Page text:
Google Eyes Medical Records, Data Sharing Business
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ORLANDO, Fla. -- Google has unveiled a plan to help U.S. patients gain control of their medical records and is working with doctors' groups, pharmacies and labs to help them securely share sensitive health data.
The long-rumored entry by Google into the highly sensitive field of health information came when Chief Executive Eric Schmidt introduced on Thursday a service it calls Google Health at a healthcare industry conference in Orlando, Fl.
Google said it has signed deals with a range of companies, including medical tester Quest Diagnostics, health insurer Aetna, Walgreens and Walmart pharmacies, as well as several hospitals.
Google aims to foster sharing of information between these services, but keep control in patients' hands, allowing them to schedule appointments or refill prescriptions, for example.
"We don't know how to suck it out of the brains of doctors, but we know how to suck it out of the computer systems of doctors," Schmidt said in an interview after his speech.
A week ago, Google said it was teaming up with leading academic medical researcher Cleveland Clinic to test a data exchange that puts patients in charge of records.
Schmidt said it would be a few months before Google Health is offered more widely.
For decades progress has been slow converting paper records often scrawled in illegible doctors' script and stored in conflicting filing systems into centrally held digital records. IBM, Oracle and Siemens, among many others, have worked on such digitization.
Few hospitals and primary care physicians use electronic records, and those that do suffer from conflicting formats.
Google's biggest rival, Microsoft, has introduced HealthVault, which gives users control over who sees what. Among start-ups active in the field are Revolution Health, a company backed by former AOL chairman Steve Case.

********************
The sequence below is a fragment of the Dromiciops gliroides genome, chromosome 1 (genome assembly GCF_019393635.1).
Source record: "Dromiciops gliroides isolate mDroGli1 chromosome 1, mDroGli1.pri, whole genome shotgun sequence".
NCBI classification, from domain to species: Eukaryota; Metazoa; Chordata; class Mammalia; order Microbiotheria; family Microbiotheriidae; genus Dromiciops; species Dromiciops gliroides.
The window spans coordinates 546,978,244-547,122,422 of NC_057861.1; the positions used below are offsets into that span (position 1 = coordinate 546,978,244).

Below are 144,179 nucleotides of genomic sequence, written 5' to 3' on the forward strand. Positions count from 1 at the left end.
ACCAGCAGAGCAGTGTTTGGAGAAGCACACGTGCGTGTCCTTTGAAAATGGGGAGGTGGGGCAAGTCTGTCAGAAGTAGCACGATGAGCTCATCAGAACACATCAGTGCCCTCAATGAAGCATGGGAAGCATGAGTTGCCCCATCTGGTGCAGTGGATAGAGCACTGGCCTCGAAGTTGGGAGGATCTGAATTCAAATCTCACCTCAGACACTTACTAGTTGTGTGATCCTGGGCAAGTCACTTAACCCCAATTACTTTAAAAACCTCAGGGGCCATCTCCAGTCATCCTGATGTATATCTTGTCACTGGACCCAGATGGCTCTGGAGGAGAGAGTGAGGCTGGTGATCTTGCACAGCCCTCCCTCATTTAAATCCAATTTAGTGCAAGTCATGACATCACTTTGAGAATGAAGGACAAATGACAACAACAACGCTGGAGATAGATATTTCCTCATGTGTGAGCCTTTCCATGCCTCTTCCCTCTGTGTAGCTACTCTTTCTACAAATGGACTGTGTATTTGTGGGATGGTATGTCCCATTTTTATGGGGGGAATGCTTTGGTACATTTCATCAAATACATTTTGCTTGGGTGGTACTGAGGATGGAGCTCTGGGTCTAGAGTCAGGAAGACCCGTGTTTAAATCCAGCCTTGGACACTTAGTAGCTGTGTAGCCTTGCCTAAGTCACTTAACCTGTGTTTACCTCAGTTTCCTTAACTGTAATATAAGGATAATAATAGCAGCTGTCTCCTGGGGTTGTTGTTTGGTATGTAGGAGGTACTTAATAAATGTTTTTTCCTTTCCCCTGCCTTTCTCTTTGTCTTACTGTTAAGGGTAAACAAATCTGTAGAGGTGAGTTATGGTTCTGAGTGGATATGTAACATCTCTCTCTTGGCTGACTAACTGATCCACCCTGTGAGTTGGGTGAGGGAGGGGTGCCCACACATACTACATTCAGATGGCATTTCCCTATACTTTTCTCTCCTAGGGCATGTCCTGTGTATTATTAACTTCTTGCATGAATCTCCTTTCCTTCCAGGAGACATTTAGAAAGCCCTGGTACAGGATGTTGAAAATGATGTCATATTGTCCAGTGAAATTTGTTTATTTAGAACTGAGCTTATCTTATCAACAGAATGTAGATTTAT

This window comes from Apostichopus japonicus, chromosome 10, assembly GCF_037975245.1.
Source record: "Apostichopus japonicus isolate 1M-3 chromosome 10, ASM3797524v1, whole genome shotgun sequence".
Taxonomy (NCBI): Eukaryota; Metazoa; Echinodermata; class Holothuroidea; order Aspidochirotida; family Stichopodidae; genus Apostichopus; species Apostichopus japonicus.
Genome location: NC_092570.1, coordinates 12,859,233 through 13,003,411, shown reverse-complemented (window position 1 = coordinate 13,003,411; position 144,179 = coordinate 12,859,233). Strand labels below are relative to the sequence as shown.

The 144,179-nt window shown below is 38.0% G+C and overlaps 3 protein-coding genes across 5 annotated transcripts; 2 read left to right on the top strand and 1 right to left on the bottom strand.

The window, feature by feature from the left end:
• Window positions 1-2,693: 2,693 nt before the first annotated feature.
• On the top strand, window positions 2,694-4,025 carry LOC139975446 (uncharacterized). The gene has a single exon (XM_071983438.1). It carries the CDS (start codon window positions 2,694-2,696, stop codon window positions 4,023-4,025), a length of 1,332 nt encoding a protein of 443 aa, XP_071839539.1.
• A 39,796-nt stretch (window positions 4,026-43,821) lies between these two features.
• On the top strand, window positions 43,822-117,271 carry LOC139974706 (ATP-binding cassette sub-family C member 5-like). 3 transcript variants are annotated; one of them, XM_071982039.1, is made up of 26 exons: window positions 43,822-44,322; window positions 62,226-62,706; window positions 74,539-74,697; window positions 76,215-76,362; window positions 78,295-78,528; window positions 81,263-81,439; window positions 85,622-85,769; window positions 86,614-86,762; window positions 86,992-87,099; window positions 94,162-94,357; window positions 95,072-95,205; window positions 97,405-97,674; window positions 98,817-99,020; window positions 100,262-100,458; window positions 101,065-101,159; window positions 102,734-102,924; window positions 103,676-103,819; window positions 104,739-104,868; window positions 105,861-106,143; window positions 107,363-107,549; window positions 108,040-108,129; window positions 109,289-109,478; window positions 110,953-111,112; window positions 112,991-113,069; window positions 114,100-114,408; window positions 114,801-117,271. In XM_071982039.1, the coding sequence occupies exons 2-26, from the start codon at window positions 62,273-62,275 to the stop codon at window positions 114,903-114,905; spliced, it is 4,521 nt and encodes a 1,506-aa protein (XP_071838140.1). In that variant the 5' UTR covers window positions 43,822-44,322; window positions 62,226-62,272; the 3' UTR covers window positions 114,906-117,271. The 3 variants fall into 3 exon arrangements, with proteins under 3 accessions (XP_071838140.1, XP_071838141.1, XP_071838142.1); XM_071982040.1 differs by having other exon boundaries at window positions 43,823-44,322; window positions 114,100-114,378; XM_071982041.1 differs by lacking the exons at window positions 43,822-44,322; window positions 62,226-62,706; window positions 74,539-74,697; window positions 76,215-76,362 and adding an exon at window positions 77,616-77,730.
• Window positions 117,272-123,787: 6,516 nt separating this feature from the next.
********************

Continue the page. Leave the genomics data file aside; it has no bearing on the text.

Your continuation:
Such personal health record services are based on the idea that individuals retain control of their data. "The information in your health record is yours and it doesn't get shared with anyone else without your permission," Schmidt said.
Electronic recordkeeping has been held back by a lack of focus on consumer needs, not vague privacy fears, he said.
"Any end-user system has to have portability as its main principle and it has to be 'normal-person' designed, not doctor designed," Schmidt said in the interview.
While medical providers are covered by U.S. privacy laws, there is little in the way of established privacy, security and data usage standards for electronic personal health records.
Google is prepared to resist fishing expeditions by lawyers seeking to subpoena personal medical records stored on Google Health. Last year, it went to court to defeat an effort by the U.S. Justice Department to request some Google search records.
"We've taken a pretty aggressive position in a pro-consumer way in the U.S., but I do want to assure you we are subject to U.S. law," Schmidt said.
Google generates virtually all of its revenue from online advertising sales, but has no plans to sell ads on Google Health. Instead, it can make money indirectly when health record users search for other types of medical information.
Google, whose none-too-humble corporate mission "is to organize the world's information and make it universally accessible and useful," sees solving the complex privacy issues around health information as part of this broad undertaking.
By tackling medical privacy, Google also stands to benefit in finance and other areas where sensitive data is stored.